In using this apparatus that part at which the narrow strip of the cylinder is exposed is pressed firmly against the skin, the cylinder is rotated, and the whole apparatus is moved in the direction contrary to that in which the cylinder is rotating. The helical grooves on the cylinder graze every part of the surface of the skin and shave it smooth.

The advantages of this apparatus are, first, that there is no razor-blade to be sharpened and stropped-every time it is used, since the cutting edge of the cylinder-groove is well maintained and the blade need be sharpened only from time to time; second, that lathering is unnecessary; third, that skin wounds are avoided, and, fourth, that the instrument can be used in a bad light and by an unsteady hand and even in a rocking position. |

The cylinder can be driven in any desired manner either from a special motor through a flexible shaft or by a mechanism, such as a spring-motor, in the apparatus itself. Generally it is best to locate the motor in the handle and to drive it by the pressure of the thumb or of the whole hand.

Having thus described the nature of this invention and the best means I know of carrying the same into practical effect, I claim—

1. A shaving apparatus consisting of a rotatable cylinder having helical grooves on its surface, and of a blade pressed against this cylinder in such manner that a shearing action occurs between the edge of the grooves and that of the blade, when the cylinder is rotated, substantially as described.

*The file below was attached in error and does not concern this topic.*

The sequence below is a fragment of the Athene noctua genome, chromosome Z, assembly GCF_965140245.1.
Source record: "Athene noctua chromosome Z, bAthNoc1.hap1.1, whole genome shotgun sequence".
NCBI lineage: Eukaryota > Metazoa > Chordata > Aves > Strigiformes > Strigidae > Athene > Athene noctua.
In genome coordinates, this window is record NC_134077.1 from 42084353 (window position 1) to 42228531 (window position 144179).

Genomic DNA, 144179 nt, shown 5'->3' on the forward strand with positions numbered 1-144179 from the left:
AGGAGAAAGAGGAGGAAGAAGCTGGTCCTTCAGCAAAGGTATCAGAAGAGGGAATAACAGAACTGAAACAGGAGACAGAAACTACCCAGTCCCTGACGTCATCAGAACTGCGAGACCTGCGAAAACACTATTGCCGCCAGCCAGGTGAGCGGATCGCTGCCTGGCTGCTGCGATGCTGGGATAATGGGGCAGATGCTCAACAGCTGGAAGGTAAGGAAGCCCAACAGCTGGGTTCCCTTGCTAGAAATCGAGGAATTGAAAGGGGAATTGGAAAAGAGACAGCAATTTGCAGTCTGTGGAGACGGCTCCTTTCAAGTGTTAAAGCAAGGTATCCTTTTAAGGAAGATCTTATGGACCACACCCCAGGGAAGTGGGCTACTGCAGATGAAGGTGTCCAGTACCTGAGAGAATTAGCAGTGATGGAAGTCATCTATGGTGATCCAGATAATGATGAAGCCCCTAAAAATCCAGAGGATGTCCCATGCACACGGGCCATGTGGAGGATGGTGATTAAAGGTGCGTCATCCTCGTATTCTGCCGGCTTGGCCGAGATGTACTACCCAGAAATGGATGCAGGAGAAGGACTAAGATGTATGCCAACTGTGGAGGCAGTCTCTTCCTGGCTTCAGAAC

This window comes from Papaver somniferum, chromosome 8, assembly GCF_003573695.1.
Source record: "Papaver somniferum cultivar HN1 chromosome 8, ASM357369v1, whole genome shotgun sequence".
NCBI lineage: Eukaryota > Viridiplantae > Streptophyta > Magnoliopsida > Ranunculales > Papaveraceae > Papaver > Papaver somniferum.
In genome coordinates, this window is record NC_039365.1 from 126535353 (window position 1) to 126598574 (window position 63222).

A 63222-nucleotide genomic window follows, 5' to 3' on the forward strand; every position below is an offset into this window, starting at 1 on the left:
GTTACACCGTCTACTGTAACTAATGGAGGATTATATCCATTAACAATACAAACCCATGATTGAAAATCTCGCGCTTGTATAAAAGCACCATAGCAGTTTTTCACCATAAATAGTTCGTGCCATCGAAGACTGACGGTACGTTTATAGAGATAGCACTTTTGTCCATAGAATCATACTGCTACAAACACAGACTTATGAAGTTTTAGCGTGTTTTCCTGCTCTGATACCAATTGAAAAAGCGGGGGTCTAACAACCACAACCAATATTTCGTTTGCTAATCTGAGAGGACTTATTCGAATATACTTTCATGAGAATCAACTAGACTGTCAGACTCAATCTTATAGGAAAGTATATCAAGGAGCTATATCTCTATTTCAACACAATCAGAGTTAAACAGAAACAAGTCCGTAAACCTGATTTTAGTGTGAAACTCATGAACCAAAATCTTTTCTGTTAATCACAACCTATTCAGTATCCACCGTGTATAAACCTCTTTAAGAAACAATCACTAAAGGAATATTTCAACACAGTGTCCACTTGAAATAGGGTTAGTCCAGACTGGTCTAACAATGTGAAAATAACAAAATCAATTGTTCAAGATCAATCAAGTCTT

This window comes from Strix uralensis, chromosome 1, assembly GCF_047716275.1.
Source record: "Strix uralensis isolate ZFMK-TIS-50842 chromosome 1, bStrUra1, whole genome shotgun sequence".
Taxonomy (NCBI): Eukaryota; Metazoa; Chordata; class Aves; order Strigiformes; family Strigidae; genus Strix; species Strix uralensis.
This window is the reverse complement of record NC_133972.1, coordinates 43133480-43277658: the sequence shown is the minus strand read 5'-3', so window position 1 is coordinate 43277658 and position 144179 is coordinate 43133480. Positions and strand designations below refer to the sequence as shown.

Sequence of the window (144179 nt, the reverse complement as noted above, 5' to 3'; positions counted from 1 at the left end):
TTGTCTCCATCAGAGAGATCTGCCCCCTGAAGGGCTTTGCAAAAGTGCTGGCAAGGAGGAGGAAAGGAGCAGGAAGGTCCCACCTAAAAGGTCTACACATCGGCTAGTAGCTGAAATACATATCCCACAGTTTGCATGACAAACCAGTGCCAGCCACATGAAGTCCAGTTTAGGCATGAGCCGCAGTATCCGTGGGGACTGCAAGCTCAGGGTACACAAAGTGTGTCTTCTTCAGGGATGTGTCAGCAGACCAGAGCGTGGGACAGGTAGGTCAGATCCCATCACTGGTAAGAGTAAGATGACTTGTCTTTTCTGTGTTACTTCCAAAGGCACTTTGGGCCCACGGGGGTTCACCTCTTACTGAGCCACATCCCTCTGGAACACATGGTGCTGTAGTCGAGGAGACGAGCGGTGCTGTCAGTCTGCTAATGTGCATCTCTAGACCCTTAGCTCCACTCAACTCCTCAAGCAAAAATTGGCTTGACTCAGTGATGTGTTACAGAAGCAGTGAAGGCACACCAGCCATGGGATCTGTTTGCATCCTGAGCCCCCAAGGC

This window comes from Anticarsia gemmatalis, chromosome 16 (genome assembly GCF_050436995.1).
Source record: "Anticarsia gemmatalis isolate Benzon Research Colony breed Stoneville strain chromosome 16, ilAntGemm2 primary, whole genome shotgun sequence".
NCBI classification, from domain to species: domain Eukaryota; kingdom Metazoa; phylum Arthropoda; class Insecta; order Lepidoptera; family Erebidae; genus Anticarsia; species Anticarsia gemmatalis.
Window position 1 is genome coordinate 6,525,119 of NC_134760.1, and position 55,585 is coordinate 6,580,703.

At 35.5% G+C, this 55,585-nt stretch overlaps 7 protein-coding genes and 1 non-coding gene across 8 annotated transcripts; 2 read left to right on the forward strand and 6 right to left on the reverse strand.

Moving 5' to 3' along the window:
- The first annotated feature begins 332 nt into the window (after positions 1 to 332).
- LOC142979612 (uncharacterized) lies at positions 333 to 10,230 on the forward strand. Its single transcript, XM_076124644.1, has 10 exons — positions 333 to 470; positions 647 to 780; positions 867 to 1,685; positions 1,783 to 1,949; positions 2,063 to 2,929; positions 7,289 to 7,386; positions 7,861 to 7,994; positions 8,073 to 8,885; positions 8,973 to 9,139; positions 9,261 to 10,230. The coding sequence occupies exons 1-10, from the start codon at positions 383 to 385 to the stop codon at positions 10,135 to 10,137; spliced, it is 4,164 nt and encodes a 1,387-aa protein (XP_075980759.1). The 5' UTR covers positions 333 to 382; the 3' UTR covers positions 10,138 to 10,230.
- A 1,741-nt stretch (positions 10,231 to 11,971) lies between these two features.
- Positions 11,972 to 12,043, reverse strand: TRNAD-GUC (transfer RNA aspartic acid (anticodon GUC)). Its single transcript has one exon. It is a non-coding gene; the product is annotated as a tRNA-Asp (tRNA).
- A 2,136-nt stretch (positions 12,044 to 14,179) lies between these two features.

2. A shaving apparatus consisting of a rotatable cylinder having helical grooves on its surface, and of a blade pressed against this cylinder in such manner that a shearing action occurs between the edges of the grooves and the blade, when the cylinder is rotated, the said cylinder being inclosed in a guard case which has a narrow opening parallel to the axis of the cylinder, one side of which opening is the cutting edge of the blade, substantially as described.

3. A shaving apparatus consisting of a rotatable cylinder having helical grooves on its surface and of two blades pressed against this cylinder in such manner that their cutting edges face each other and that a shearing action occurs between the edges of the grooves and that of one of the blades when the cylinder is rotated, the said cylinder being inclosed in a guard-case which has a narrow opening parallel to the axis of the cylinder, the sides of which opening are the cutting edges of the blades substantially as described.

4. A shaving apparatus consisting of a rotatable cylinder having helical grooves on its surface surrounded by a sleeve in which is a narrow slit parallel to the axis of the cylinder, the edges of such slit being formed as cutting-blades in such manner that a shearing action occurs between the edges of the grooves and one of the edges of the slit when the cylinder is rotated, substantially as described.

In witness whereof I have hereunto set my hand in presence of two witnesses.

Hermann Drösse.

Witnesses:

Woldemar Haupt,

Henry Hasper.